BRADFORD Literature Festival, celebrating the written and spoken word, gets underway tonight with an all-female comedy line-up.

Over the next 10 days, the festival will present 200 events featuring 350 writers - all in one city.

Poet Laureate Carol Ann Duffy and last year's winner of the BBC's Great British Bake Off, Nadia Hussain headline a glittering array of guests at events across the city centre.

Tonight's comedy session, at Theatre in the Mill, is hosted by Maureen Younger and the line-up includes Isma Almas, setting out to dispel myths about Muslim women "while creating twice as many". Drawing on her Bradford council estate roots, Isma's comedy is described as intelligent, warm, challenging and honest. Also hitting the stage are Barbara Nice, aka comedy actress Janice Connolly who was in Channel 4's Phoenix Nights, and comic and actress Julie Jepson.

Also tonight, the University of Bradford hosts an event looking at 'How To Be A Feminist', while at Bradford College Bollywood Jazz takes a journey through cinematic sounds. The life of Islamic scholar, novelist and religious leader Marmaduke Pickthall is explored by his great, great niece Sarah Pickthall at the Midland Hotel.

Tomorrow sees family fun, with a Superheroes Day in City Park featuring a screening of The Incredibles, the Justin Credible Superheroes Show and workshops in Kung Fu, gliding and mask and costume-making.

Emma Vieceli, the illustrator behind the latest Alex Rider graphic novel, will be at the university revealing how she works her magic on the page, offering the chance to have a go. The Midland Hotel sees a digital storytelling masterclass themed around "Your Stories of Bradford", and also at the Midland, Poppy Jaman, chief executive of Mental Health First Aid, hosts "a workshop that could one day save your life".

Other events tomorrow include a discussion on Muslim Women and Political Life, with Bradford West MP Naz Shah and Baroness Sayeeda Warsi; a short story workshop by Thornton writer Michael Stewart; a panel on women's involvement in comics; "Manga Shakespeare", re-working the Bard's works with a futuristic twist; a journey through the history of the Bradford Irish; and Lost Heritage: The Sikh Legacy in Pakistan, examining photographer Amardeep Singh's travelogue.

Over at Impressions gallery, there's a discussion on the work of Maud Sulter, poet and photographic artist of Scottish-Ghanian descent who, in her short but influential career, reinvented the visual imagery of black women and highlighted the longstanding connections between Africa and Europe.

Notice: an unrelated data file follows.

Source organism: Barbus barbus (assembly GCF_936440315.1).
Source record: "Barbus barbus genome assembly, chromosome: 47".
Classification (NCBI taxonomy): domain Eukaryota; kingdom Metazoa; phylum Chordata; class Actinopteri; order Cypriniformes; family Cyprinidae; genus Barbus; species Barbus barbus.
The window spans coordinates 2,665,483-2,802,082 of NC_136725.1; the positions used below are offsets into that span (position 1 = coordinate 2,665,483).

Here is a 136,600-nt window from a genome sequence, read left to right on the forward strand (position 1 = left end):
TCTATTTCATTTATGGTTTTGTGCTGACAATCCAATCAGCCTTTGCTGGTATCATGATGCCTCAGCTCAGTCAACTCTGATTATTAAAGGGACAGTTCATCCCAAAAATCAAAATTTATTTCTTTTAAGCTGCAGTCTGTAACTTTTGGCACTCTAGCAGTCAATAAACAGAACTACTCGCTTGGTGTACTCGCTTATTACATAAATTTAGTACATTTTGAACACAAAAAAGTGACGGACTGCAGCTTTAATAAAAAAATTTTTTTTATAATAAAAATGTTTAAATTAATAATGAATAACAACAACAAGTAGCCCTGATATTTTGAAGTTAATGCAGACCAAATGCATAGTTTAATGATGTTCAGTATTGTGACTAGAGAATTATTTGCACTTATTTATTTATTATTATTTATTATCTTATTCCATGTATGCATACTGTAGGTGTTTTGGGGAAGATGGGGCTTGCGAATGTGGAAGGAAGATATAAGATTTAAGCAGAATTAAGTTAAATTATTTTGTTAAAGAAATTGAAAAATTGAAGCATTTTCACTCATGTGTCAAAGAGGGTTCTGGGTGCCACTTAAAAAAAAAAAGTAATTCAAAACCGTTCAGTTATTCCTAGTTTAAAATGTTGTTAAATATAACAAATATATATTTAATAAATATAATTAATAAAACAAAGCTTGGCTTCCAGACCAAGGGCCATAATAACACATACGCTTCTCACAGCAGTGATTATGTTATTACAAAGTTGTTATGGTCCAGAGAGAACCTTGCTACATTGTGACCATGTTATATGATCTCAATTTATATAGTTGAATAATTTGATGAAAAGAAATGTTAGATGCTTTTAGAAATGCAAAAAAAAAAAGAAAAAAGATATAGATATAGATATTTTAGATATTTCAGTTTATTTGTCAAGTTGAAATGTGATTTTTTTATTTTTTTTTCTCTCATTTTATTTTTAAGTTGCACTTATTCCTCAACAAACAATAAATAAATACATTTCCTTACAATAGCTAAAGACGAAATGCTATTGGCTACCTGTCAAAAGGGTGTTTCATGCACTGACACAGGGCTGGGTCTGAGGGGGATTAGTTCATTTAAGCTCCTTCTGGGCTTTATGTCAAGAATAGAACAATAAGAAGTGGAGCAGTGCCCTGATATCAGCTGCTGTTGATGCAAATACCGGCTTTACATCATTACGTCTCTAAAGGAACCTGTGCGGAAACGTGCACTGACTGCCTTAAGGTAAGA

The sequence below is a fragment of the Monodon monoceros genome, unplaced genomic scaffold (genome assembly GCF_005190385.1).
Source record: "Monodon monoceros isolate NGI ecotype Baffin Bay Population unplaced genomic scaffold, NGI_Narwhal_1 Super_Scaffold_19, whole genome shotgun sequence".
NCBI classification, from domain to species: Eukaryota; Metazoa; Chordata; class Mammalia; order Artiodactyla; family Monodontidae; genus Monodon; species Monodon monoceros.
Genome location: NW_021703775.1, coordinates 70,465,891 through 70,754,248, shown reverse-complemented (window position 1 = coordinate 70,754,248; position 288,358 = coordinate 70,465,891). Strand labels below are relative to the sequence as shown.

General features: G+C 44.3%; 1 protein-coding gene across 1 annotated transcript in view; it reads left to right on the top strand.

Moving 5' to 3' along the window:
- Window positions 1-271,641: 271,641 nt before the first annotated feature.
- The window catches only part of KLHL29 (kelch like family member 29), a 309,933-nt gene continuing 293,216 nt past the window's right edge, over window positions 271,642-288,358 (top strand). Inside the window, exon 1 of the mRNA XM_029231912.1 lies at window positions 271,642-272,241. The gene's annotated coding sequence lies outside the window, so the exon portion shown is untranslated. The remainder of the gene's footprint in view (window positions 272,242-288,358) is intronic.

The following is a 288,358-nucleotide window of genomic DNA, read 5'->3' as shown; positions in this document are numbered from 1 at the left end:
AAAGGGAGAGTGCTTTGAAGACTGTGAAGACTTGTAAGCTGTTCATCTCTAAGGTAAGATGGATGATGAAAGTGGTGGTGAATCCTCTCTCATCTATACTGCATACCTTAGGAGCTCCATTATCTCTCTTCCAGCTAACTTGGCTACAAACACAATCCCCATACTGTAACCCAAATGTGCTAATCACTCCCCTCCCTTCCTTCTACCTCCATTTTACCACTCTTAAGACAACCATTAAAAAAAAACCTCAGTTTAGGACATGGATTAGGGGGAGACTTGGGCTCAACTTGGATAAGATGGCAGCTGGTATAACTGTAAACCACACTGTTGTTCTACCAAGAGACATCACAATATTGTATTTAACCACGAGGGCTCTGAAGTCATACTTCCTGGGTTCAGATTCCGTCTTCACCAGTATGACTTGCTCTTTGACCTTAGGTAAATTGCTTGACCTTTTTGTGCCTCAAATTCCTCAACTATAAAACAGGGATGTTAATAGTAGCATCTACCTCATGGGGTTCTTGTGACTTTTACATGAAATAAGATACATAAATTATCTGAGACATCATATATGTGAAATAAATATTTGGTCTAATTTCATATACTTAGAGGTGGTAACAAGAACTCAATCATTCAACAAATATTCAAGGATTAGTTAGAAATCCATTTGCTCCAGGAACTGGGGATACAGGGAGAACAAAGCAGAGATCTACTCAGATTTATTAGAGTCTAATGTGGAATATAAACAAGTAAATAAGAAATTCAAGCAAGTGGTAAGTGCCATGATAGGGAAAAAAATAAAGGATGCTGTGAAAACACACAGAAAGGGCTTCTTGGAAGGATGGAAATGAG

Poet Jo Bell explores '52 Ways to Write a Poem', which made the journey from blog to book, and contemporary black British short stories are discussed by four writers featured in the Closure collection.

The impact of the Syria conflict on the works of writers is explored in discussion, reflection and powerful poetry, while Islamicate Science Fiction sees four writers talking about their own work and other Arabic sci-fi authors.

At Bradford College tonight, Carol Ann Duffy headlines Lyrical Mehfil, an evening of spoken word and performance poetry, featuring a diverse line-up. The event is inspired by traditional Mehfils, entertainment in South Asia performed in the homes of Muslim nobility.

The festival's Fairytales strand gets going in City Park on Sunday with a screening of Disney's Peter Pan and workshops on crown, sword and wand-making. Other events tomorrow include Roma storytelling; a 'Manorexia and Bullying' panel event looking at eating disorders among men; Adoption and Care, with writer Lemn Sissay leading a panel discussing negative myths around life in care; 21st Century Wonder Woman, looking at superheroines in popular culture; a panel of Muslim women discussing The Hijab: Politics Vs Fashion; photographer Tim Smith talking about his book India's Gateway, revealing extraordinary stories of Gujurat and Mumbai; a Jewish heritage tour of Bradford; and a talk by journalist Anita Anand on Sophia Duleep Singh, born into 19th century royalty and a female suffrage fighter.

Author Les Vasey, deputy director of Bradford Police Museum, will be launching his book Chains Charlie: The Ghost of City Hall, and Boyd Tonkin, chair of the Man Booker International Prize, will celebrate this year's longlisted authors.